Still, performance from both cards is decent at 1,920x1,200 and more than adequate for most gamers. Should either card drop to around the £200 mark - and they need to do so quickly, we feel - they may once again find meaning. At present, if spending under £250, we'd buy Sapphire's Radeon HD 4850 X2 without thinking twice.

HEXUS Rating

HEXUS.net scores products out of 100%, taking into account technology, implementation, stability, performance, value, customer care and desirability. A score for an average-rated product is a meaningful ‘50%’, and not ‘90%’, which is common practice for a great many other publications.

We consider any product score above '50%' as a safe buy. The higher the score, the higher the recommendation from HEXUS to buy. Simple, straightforward buying advice.

56%

Inno3D GeForce GTX 260 OC


52%

GIGABYTE Radeon HD 4870 1GB

 

HEXUS Where2Buy

The Inno3D GeForce GTX 260 OC can be purchased on pre-order from Ebuyer.com at a cost of £244.78.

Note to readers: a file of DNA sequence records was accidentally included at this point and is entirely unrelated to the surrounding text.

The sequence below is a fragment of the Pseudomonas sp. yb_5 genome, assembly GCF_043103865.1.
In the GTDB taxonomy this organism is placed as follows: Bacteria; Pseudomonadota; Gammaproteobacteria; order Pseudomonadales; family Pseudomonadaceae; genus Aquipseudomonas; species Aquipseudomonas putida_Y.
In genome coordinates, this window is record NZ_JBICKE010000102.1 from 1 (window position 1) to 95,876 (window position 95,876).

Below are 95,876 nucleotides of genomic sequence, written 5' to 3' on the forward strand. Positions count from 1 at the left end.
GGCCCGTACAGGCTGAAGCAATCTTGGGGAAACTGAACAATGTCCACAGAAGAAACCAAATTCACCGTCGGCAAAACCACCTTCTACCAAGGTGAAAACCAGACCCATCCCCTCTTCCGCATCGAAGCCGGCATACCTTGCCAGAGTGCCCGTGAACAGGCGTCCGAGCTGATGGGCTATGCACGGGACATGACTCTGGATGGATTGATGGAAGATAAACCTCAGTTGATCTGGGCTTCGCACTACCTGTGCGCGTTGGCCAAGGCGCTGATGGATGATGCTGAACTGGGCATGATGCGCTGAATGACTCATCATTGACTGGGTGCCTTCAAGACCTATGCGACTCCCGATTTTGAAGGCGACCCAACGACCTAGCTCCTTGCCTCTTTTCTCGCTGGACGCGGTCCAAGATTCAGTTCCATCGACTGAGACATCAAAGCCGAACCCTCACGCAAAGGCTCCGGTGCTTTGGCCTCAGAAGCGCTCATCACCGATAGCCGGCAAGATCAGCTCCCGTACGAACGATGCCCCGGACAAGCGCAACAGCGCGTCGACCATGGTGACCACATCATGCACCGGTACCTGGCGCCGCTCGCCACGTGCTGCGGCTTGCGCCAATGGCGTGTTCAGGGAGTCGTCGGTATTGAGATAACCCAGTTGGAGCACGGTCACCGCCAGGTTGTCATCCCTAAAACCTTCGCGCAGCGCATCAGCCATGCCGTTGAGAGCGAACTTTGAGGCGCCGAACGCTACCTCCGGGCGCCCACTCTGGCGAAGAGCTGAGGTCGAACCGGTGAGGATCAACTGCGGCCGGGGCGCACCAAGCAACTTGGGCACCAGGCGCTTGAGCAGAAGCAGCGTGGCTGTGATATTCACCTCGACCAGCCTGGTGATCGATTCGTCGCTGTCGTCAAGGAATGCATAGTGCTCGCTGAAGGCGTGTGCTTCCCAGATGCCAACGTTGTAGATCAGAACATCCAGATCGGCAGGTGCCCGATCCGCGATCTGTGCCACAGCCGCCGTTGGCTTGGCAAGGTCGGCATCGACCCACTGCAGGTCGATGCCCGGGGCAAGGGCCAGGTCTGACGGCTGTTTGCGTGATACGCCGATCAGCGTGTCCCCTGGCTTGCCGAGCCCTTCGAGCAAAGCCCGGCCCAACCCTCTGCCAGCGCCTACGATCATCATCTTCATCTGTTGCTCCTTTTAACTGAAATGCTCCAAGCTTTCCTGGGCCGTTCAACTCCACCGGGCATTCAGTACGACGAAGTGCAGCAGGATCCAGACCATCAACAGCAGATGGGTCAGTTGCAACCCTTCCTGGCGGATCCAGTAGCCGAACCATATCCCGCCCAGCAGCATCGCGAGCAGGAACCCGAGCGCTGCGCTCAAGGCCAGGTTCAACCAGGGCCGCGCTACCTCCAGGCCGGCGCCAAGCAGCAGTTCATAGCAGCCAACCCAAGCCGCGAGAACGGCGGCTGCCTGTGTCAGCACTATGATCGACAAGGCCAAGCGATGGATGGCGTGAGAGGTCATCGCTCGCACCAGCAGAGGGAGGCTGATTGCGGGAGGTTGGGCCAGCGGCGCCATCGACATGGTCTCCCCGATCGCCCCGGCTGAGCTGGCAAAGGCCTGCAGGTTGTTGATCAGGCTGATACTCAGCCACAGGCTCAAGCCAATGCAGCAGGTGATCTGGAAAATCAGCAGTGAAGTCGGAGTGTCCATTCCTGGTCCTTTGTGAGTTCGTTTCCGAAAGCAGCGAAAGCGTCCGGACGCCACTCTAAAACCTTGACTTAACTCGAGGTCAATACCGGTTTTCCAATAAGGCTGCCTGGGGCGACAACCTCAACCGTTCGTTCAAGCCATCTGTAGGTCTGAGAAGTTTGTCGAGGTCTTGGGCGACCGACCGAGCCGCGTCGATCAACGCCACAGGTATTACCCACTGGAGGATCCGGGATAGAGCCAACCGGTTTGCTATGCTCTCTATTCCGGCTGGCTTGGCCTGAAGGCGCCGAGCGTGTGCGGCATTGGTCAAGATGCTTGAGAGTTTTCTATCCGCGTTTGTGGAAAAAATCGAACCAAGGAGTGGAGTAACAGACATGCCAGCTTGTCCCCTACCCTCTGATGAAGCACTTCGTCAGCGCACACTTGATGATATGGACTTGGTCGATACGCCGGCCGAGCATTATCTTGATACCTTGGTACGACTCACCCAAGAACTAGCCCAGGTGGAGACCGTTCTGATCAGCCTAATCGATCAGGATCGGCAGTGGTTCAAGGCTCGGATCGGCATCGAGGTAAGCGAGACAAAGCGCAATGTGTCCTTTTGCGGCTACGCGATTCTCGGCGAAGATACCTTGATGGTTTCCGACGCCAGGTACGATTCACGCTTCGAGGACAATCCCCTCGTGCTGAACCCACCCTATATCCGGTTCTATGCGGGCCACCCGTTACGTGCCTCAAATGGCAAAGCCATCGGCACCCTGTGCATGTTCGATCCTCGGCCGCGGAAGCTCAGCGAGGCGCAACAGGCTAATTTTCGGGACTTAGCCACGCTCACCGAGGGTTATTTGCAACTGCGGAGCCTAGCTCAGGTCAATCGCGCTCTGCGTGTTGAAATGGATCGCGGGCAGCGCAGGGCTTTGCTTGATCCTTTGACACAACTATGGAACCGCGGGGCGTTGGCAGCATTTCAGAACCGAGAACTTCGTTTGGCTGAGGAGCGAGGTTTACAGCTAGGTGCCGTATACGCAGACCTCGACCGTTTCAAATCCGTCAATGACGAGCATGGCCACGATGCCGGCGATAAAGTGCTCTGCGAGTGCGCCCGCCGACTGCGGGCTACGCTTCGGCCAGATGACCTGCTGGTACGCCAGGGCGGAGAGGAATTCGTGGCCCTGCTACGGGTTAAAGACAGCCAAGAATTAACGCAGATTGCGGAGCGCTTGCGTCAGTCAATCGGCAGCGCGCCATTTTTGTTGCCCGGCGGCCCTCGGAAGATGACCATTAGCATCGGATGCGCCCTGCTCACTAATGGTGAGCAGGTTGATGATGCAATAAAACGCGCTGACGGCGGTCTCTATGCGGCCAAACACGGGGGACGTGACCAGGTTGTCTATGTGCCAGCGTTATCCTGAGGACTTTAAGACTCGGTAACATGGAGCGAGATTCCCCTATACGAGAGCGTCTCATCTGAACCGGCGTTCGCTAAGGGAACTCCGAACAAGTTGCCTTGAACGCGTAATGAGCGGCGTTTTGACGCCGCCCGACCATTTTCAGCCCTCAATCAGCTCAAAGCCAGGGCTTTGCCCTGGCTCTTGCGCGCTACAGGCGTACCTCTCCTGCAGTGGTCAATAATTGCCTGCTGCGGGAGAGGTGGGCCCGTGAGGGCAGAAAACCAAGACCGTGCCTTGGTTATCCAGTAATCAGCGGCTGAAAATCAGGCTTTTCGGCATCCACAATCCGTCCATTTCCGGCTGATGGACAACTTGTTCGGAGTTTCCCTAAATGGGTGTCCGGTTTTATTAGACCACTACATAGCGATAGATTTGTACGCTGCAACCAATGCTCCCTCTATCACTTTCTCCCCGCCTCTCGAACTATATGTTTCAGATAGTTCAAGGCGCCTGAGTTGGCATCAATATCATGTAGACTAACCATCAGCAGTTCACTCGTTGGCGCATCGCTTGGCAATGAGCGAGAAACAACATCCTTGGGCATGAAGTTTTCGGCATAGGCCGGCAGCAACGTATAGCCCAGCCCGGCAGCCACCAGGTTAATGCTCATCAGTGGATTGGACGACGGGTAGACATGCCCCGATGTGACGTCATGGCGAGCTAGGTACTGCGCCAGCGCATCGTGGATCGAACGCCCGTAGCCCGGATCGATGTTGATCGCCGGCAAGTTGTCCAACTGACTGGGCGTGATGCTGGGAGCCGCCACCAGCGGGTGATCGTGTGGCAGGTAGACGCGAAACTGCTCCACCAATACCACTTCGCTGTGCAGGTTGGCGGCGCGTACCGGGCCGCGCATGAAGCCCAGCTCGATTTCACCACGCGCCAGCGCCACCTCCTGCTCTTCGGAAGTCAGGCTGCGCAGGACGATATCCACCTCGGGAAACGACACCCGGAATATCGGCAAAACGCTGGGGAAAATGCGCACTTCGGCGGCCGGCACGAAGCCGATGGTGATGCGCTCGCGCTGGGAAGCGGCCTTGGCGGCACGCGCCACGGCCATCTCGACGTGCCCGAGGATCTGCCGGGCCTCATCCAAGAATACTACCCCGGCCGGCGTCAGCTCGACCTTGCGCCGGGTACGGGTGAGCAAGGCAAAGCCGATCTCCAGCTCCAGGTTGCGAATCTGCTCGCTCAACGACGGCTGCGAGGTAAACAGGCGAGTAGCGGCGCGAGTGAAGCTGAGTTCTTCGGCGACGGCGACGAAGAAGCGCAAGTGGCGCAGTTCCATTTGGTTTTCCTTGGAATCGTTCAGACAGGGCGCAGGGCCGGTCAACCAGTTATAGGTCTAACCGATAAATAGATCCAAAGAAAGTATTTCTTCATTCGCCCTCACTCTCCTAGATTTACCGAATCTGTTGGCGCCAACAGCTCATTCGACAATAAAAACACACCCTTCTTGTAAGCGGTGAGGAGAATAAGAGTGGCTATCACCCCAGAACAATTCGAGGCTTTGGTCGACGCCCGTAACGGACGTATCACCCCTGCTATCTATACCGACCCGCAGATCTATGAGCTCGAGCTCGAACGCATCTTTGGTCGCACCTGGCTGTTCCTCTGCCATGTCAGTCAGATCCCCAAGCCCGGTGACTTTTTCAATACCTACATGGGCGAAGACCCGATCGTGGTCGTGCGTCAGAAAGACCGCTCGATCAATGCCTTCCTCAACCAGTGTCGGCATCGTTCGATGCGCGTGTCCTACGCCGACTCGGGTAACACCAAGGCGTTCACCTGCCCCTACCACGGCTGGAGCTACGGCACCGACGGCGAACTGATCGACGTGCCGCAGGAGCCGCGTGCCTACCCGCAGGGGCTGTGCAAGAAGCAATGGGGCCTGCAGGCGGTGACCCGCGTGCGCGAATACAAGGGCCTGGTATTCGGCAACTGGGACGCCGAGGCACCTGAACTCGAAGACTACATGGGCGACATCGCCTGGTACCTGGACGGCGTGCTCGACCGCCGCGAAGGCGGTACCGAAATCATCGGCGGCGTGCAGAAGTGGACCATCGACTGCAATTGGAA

The GIGABYTE Radeon HD 4870 1GB can be purchased on pre-order from Scan.co.uk at a cost of £236.29*.

*As always, UK-based HEXUS.community discussion forum members will benefit from the SCAN2HEXUS Free Shipping initiative, which will save you a further few pounds plus also top-notch, priority customer service and technical support backed up by the SCANcare@HEXUS forum.

HEXUS Right2Reply

At HEXUS, we invite the companies whose products we test to comment on our articles. If any company representatives for the products reviewed choose to respond, we'll publish their commentary here verbatim.



HEXUS Forums :: 6 Comments

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At 1,920x1,200, the GIGABYTE Radeon HD 4870 1GB performs some 25 per cent slower than Inno3D's GeForce GTX 280 OC. Note, also, that this is using AMD's yet-to-be-publicly-released Catalyst 9.1 beta drivers.

Where's hurleybird to eat his words?